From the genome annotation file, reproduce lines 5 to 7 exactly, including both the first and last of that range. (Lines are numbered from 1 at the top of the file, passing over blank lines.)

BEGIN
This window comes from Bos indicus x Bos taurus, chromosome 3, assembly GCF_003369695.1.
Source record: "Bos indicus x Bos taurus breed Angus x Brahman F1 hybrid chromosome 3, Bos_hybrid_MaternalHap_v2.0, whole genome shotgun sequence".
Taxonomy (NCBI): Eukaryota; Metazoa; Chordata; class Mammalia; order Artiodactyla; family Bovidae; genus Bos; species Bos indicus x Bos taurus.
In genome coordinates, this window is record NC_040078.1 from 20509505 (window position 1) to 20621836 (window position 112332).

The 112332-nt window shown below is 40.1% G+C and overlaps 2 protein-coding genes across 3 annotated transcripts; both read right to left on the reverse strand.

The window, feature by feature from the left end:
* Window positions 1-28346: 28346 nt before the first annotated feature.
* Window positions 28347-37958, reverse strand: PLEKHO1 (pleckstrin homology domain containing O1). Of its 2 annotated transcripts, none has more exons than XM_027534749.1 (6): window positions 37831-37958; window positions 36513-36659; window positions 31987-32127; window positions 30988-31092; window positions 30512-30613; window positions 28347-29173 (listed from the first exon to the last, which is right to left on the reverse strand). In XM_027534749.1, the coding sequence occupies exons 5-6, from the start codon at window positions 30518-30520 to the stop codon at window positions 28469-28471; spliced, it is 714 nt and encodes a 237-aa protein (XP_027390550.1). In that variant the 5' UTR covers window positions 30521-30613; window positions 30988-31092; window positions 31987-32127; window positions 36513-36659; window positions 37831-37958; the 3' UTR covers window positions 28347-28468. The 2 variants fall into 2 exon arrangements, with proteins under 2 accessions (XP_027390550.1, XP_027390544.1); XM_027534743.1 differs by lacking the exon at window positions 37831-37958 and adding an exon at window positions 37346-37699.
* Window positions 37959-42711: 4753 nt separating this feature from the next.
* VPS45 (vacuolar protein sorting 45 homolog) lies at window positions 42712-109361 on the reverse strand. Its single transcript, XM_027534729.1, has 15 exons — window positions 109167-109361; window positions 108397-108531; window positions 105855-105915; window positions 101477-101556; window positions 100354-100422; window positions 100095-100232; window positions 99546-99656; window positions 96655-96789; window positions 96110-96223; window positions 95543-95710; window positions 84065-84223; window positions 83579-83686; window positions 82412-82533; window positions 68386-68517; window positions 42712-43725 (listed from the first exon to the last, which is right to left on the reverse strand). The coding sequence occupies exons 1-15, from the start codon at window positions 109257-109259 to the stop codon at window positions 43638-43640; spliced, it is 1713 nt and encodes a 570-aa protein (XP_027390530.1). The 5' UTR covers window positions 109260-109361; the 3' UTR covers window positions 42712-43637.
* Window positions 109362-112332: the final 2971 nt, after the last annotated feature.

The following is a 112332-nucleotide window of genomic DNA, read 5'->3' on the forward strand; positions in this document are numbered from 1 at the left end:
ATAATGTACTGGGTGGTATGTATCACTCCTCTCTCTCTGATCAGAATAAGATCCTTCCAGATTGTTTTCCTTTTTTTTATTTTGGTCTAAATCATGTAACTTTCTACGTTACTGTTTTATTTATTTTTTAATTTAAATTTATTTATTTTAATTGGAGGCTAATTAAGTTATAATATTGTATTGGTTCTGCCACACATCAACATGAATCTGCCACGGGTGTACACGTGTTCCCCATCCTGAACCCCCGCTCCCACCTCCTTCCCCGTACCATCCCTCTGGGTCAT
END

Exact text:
The 112332-nt window shown below is 40.1% G+C and overlaps 2 protein-coding genes across 3 annotated transcripts; both read right to left on the reverse strand.

The window, feature by feature from the left end:
* Window positions 1-28346: 28346 nt before the first annotated feature.